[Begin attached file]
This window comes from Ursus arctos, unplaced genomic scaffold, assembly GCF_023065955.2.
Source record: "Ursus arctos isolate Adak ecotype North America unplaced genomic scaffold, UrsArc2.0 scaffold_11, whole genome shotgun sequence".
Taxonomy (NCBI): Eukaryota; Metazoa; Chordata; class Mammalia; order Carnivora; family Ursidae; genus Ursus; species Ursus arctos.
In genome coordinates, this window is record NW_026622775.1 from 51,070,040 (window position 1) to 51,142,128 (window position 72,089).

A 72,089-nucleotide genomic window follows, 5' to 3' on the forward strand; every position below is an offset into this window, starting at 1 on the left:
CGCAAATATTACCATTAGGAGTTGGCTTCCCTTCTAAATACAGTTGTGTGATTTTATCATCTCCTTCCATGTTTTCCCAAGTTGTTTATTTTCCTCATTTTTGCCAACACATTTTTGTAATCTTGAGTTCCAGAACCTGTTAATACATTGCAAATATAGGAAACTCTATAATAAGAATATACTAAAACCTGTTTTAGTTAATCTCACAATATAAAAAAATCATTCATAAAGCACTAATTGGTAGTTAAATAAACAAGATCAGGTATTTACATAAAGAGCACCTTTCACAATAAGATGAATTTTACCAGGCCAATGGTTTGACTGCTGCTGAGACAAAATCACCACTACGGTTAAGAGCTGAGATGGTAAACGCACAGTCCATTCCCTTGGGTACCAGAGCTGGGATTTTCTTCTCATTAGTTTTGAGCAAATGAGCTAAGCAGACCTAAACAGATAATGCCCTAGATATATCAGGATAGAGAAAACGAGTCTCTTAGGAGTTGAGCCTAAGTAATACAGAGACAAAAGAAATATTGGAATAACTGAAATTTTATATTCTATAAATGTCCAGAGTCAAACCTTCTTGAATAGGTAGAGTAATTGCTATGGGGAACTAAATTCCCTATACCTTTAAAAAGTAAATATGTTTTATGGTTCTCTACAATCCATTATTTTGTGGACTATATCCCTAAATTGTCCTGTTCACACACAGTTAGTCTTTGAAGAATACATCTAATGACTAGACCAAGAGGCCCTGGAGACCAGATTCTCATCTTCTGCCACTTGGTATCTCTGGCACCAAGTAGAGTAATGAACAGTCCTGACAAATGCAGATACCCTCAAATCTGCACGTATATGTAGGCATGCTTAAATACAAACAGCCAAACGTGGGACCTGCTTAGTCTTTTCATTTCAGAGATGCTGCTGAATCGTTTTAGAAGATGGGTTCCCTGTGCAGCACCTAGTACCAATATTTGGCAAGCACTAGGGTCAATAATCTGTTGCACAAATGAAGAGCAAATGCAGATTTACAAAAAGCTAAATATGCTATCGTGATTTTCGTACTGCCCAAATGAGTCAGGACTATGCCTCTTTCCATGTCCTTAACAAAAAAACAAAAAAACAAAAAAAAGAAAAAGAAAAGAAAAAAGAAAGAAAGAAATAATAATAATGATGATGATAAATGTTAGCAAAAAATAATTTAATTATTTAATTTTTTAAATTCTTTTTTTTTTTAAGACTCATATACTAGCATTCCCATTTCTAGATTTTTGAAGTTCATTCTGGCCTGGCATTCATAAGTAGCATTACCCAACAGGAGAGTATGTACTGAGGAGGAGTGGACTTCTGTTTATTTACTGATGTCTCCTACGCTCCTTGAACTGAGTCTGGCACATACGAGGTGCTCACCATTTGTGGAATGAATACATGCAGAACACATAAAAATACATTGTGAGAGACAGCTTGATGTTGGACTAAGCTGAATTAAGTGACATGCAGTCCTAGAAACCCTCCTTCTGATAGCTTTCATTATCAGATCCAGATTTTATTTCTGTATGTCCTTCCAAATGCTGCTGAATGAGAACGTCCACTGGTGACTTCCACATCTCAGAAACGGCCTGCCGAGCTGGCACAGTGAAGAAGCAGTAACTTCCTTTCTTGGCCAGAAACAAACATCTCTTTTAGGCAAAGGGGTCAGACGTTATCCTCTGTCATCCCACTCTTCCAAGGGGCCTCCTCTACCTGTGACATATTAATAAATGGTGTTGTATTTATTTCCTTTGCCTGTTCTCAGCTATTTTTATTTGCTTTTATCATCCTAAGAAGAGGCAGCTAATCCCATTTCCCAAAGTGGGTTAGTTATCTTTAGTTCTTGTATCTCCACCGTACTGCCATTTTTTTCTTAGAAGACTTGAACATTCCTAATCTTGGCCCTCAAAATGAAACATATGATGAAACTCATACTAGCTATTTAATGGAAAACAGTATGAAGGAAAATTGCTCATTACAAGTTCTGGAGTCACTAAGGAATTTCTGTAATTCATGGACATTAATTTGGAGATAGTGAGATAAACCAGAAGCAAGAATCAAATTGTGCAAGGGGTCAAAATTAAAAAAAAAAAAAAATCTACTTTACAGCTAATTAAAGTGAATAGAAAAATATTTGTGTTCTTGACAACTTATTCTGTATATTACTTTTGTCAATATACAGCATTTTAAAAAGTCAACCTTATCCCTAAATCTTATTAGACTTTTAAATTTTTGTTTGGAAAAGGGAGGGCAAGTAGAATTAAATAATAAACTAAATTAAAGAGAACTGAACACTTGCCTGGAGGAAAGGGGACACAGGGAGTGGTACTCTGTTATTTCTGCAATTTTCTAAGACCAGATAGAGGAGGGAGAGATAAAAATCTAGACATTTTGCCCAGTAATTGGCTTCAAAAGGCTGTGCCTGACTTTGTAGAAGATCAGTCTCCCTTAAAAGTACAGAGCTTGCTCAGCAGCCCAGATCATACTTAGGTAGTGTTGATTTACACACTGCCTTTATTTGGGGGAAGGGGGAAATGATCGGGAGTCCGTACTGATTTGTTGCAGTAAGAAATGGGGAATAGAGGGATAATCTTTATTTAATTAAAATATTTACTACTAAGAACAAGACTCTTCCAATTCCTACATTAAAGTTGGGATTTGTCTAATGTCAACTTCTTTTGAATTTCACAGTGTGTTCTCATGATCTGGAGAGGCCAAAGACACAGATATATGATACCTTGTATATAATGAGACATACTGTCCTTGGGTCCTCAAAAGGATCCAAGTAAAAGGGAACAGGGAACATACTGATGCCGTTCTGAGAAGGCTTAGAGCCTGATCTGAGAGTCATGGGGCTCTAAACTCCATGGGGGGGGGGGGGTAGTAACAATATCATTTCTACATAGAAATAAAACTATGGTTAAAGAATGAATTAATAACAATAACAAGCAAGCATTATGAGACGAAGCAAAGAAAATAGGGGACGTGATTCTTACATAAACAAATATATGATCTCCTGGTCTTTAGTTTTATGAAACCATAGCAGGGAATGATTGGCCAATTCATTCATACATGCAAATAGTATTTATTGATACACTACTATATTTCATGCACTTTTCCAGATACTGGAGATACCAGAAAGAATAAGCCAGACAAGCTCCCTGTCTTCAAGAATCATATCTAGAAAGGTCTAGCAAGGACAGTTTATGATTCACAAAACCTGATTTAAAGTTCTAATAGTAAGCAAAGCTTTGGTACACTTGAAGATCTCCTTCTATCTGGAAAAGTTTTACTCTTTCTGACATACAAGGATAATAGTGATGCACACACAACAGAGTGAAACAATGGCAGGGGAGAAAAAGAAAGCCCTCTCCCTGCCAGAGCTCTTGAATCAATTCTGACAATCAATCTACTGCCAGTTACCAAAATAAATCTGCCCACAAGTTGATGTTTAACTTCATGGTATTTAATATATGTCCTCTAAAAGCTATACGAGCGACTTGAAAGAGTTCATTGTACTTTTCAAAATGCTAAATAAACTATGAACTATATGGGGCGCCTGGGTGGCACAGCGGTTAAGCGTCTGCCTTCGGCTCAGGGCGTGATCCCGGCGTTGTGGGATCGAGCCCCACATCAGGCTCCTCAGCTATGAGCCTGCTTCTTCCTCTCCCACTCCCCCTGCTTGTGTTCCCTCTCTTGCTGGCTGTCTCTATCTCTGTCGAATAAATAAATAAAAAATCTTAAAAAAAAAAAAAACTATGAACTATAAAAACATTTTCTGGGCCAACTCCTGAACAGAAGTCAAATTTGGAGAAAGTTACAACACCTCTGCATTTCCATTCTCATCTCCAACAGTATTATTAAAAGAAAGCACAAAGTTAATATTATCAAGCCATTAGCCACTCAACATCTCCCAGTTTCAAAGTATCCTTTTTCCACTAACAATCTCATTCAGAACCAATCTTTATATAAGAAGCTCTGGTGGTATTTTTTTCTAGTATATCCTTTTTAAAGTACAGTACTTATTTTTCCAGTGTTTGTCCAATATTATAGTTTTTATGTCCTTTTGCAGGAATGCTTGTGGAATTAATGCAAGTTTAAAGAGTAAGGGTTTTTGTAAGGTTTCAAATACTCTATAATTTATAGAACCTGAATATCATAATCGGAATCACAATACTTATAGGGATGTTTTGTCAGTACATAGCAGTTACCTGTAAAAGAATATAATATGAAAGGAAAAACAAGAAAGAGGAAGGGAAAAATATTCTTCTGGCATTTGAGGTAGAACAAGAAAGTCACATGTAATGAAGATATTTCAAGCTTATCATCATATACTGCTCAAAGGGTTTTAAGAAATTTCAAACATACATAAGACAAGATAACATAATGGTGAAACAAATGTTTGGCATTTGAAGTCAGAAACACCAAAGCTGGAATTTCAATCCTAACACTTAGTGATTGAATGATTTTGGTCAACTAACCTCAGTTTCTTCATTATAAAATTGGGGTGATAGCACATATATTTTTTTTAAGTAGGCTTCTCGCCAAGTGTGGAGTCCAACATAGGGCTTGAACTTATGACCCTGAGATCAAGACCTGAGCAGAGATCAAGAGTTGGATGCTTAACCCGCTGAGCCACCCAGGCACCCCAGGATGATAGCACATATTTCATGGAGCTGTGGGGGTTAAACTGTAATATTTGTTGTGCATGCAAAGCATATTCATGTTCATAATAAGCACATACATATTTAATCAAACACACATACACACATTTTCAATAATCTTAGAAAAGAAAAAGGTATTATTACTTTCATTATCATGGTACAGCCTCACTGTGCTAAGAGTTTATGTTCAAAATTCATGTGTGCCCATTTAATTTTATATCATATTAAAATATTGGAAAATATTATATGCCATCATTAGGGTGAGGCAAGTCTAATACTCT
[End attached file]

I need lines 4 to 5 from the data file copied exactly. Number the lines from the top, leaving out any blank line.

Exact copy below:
In genome coordinates, this window is record NW_026622775.1 from 51,070,040 (window position 1) to 51,142,128 (window position 72,089).

A 72,089-nucleotide genomic window follows, 5' to 3' on the forward strand; every position below is an offset into this window, starting at 1 on the left: